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Intangible
#1 Posted : Saturday, August 19, 2017 11:57:14 PM
Rank: Advanced Member



Joined: 1/4/2010
Posts: 10,653
Location: on a hill in the hollow
Bernie Sanders and Ted Cruz
The difference between patriotism and nationalism is that the patriot is proud of his country for what it does, and the nationalist is proud of his country no matter what it does; the first attitude creates a feeling of responsibility, but the second a feeling of blind arrogance that leads to war.
Sydney J. Harris
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rae1214
#2 Posted : Sunday, August 20, 2017 3:28:21 PM
Rank: Advanced Member



Joined: 5/10/2010
Posts: 990
it's mind boggling that there is so much help available to trump and he surrounds himself with alt.right wackos who wouldn't know, as lyndon johnson once said, "how to pour p**s out of a boot if the instructions were printed on the heel"......

Former health chiefs to Trump: Avoid new 'Obamacare' crisis

By RICARDO ALONSO-ZALDIVAR
Associated Press
AP Photo
AP Photo/J. Scott Applewhite

WASHINGTON airplane -- Don't make things worse.

That's the advice of former U.S. health secretaries of both parties to President Donald Trump and the GOP-led Congress, now that "Obamacare" seems here for the foreseeable future. The 2018 sign-up season for subsidized private health plans starts Nov. 1, with about 10 million people currently served through HealthCare.gov and its state counterparts.

Stability should be the immediate goal, said former Health and Human Services secretaries Kathleen Sebelius, Mike Leavitt and Tommy Thompson. At minimum: Dispel the political and legal uncertainty - fueled by presidential tweets - around billions in subsidies for consumers' insurance copays and deductibles. The three former officials shared their views with The Associated Press.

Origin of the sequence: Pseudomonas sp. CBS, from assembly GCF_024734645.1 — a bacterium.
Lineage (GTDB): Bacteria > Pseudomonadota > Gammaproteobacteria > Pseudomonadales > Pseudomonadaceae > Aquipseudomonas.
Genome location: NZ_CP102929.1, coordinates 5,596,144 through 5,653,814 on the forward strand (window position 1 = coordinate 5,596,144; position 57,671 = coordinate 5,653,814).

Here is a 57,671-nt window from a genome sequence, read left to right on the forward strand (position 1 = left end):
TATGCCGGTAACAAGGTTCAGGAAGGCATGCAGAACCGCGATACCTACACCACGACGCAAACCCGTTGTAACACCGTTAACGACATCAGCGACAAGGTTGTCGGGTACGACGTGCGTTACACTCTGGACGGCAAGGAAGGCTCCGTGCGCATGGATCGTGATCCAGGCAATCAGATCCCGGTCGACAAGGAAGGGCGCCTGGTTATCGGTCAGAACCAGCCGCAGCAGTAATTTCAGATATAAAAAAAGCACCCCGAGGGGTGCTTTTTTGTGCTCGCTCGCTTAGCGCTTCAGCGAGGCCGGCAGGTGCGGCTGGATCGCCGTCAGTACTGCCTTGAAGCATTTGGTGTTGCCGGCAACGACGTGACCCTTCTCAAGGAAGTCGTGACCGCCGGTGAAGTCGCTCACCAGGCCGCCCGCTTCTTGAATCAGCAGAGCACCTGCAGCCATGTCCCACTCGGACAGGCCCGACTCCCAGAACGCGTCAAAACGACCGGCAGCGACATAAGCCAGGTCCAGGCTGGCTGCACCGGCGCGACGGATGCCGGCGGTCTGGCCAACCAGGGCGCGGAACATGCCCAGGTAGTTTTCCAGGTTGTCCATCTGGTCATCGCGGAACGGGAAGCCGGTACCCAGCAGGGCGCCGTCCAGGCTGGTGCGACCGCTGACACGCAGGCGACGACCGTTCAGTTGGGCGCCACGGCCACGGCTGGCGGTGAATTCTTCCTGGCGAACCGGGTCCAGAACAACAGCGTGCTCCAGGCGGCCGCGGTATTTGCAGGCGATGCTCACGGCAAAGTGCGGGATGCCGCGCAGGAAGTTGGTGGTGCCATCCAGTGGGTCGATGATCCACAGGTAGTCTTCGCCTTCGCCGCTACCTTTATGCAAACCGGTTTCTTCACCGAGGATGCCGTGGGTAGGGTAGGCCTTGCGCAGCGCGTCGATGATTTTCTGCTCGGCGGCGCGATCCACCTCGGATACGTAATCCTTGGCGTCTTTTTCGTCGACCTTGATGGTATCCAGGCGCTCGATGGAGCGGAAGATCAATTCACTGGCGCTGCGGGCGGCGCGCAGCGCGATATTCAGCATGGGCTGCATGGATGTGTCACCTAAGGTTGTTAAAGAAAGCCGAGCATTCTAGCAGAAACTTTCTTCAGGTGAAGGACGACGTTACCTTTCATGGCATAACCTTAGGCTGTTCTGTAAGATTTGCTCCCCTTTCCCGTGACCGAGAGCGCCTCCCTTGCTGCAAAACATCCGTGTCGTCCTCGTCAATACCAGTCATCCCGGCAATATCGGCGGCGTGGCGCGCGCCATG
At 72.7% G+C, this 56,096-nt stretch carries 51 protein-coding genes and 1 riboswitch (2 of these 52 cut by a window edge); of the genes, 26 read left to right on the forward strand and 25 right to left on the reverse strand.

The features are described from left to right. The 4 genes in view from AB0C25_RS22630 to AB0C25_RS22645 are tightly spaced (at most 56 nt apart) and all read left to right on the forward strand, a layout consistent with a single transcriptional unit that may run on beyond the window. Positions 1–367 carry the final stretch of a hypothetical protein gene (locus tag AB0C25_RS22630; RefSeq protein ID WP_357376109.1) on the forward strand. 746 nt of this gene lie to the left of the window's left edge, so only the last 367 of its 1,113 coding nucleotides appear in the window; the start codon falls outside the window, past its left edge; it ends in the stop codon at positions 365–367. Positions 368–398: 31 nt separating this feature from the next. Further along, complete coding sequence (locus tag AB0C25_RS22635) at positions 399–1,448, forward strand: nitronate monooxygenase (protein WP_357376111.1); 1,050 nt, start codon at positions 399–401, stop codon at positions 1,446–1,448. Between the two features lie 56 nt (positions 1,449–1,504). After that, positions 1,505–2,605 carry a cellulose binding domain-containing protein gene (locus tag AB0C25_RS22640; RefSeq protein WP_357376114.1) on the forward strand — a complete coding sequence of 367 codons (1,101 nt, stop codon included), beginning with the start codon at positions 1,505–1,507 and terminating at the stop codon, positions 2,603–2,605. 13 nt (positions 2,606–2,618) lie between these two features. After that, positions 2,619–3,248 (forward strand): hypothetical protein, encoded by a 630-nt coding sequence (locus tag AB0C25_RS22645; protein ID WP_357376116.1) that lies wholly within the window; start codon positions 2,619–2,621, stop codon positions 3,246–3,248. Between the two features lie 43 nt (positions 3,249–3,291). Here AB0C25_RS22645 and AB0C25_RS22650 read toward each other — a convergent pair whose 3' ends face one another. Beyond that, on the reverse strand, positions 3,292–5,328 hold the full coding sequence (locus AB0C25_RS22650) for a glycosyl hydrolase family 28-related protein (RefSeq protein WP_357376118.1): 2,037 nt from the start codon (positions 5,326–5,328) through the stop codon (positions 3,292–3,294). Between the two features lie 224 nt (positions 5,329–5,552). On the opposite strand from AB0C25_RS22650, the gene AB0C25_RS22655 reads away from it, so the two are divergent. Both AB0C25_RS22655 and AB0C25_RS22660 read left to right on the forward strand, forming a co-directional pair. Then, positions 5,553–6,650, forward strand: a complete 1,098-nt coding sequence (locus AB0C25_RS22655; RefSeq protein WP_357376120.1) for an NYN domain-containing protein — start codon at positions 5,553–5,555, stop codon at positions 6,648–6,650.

Beyond the urgent need to calm markets by providing clarity on subsidies, Democrat Sebelius and Republicans Leavitt and Thompson differ on the direction Trump and Congress should take. They agree that Republicans still have an opportunity to put their stamp on the Affordable Care Act, even if the drive to "repeal and replace" former President Barack Obama's legacy program appears to have hit a dead end.

"They can make changes that signal a new ideological direction without generating a logistical and political mess," said Leavitt, who led HHS during former President George W. Bush's second term. "They won the right to make changes. However, they should do it in a skillful way." Leavitt shepherded the Medicare prescription drug benefit through its rocky rollout in 2006.

"Stabilizing the current situation can only - I think - be to their benefit," Sebelius said of the Trump administration. "In an environment in which (insurance) companies are enrolling customers, they've got a lot of time to actually go back to the drawing board and figure this out. The worst of all worlds for them would be to have the current situation unravel because of decisions by this administration."

Sebelius helped steer Obama's law through Congress and later oversaw the troubled launch of HealthCare.gov, when the computer system locked up on the first day of sign-up season, frustrating millions of consumers and embarrassing the White House. She took the heat, but Sebelius stayed on task and ultimately helped deliver a successful open enrollment.

"It would be a mistake to further destabilize the (insurance) market," said Thompson, who served during Bush's first term and led HHS preparations to meet the bioterrorism threat after the deadly anthrax mailings that followed closely the Sept. 11 attacks.